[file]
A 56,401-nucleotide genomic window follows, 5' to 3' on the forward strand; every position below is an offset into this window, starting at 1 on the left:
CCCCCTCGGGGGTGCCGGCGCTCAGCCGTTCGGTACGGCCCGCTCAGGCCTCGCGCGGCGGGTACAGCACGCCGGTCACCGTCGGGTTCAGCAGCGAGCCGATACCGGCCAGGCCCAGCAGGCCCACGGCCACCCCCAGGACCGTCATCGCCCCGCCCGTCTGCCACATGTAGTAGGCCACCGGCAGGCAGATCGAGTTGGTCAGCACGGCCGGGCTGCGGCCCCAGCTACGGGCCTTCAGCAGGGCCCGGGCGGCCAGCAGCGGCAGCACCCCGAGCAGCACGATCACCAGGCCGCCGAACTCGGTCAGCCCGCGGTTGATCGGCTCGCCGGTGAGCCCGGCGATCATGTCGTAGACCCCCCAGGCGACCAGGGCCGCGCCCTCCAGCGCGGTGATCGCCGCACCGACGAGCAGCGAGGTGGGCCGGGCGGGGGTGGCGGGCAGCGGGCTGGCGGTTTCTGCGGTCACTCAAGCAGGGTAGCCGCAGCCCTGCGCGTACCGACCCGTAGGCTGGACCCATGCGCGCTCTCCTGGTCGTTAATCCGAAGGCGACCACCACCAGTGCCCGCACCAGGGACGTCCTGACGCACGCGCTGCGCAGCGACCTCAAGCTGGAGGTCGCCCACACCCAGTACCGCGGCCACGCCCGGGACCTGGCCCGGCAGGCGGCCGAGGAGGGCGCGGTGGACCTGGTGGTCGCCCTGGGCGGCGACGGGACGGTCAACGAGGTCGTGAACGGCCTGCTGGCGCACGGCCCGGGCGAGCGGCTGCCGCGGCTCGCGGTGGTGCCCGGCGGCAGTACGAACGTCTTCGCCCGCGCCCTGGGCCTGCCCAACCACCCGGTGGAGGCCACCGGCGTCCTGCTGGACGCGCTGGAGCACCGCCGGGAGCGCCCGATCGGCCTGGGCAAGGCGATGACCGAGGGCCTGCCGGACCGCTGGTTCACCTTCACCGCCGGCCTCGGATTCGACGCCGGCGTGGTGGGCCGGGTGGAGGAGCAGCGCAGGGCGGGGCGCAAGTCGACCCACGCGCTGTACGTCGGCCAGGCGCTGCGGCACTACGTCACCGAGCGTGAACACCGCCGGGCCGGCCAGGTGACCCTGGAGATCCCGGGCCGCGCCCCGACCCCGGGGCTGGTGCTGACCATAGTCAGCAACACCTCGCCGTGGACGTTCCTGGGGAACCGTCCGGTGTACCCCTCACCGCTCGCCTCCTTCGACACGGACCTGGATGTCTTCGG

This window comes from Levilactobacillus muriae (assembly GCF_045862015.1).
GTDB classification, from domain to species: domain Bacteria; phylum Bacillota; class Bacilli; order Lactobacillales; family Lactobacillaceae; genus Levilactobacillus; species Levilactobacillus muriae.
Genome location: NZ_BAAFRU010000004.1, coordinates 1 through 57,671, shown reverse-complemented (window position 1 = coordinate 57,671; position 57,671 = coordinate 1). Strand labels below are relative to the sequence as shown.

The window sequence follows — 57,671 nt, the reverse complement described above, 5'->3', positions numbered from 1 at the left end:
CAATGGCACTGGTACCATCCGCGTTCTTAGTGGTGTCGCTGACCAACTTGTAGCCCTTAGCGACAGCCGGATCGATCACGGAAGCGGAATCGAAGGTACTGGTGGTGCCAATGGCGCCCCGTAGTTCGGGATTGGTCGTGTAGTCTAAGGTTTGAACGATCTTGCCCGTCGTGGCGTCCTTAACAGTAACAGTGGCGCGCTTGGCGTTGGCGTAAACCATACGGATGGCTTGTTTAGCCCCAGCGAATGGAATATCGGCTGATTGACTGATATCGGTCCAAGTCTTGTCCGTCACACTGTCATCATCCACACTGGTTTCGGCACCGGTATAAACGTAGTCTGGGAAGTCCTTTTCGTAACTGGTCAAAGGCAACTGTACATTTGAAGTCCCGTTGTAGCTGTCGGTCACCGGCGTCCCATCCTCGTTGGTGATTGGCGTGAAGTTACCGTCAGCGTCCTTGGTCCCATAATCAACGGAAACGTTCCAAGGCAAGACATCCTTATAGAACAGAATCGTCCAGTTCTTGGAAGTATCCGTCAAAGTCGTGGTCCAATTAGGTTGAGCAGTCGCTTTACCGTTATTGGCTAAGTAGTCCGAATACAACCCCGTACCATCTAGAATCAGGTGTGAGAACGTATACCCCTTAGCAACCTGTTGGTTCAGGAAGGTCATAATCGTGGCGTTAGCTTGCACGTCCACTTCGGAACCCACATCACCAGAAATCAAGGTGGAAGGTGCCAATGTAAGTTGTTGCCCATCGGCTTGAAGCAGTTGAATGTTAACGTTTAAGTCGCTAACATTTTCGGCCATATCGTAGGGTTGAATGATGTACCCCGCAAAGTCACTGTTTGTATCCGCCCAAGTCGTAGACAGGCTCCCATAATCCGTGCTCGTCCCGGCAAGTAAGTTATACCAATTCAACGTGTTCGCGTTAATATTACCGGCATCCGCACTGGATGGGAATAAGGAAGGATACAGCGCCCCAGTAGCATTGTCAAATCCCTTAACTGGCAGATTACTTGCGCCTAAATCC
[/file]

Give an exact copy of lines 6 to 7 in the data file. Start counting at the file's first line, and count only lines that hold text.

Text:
The window sequence follows — 57,671 nt, the reverse complement described above, 5'->3', positions numbered from 1 at the left end:
CAATGGCACTGGTACCATCCGCGTTCTTAGTGGTGTCGCTGACCAACTTGTAGCCCTTAGCGACAGCCGGATCGATCACGGAAGCGGAATCGAAGGTACTGGTGGTGCCAATGGCGCCCCGTAGTTCGGGATTGGTCGTGTAGTCTAAGGTTTGAACGATCTTGCCCGTCGTGGCGTCCTTAACAGTAACAGTGGCGCGCTTGGCGTTGGCGTAAACCATACGGATGGCTTGTTTAGCCCCAGCGAATGGAATATCGGCTGATTGACTGATATCGGTCCAAGTCTTGTCCGTCACACTGTCATCATCCACACTGGTTTCGGCACCGGTATAAACGTAGTCTGGGAAGTCCTTTTCGTAACTGGTCAAAGGCAACTGTACATTTGAAGTCCCGTTGTAGCTGTCGGTCACCGGCGTCCCATCCTCGTTGGTGATTGGCGTGAAGTTACCGTCAGCGTCCTTGGTCCCATAATCAACGGAAACGTTCCAAGGCAAGACATCCTTATAGAACAGAATCGTCCAGTTCTTGGAAGTATCCGTCAAAGTCGTGGTCCAATTAGGTTGAGCAGTCGCTTTACCGTTATTGGCTAAGTAGTCCGAATACAACCCCGTACCATCTAGAATCAGGTGTGAGAACGTATACCCCTTAGCAACCTGTTGGTTCAGGAAGGTCATAATCGTGGCGTTAGCTTGCACGTCCACTTCGGAACCCACATCACCAGAAATCAAGGTGGAAGGTGCCAATGTAAGTTGTTGCCCATCGGCTTGAAGCAGTTGAATGTTAACGTTTAAGTCGCTAACATTTTCGGCCATATCGTAGGGTTGAATGATGTACCCCGCAAAGTCACTGTTTGTATCCGCCCAAGTCGTAGACAGGCTCCCATAATCCGTGCTCGTCCCGGCAAGTAAGTTATACCAATTCAACGTGTTCGCGTTAATATTACCGGCATCCGCACTGGATGGGAATAAGGAAGGATACAGCGCCCCAGTAGCATTGTCAAATCCCTTAACTGGCAGATTACTTGCGCCTAAATCC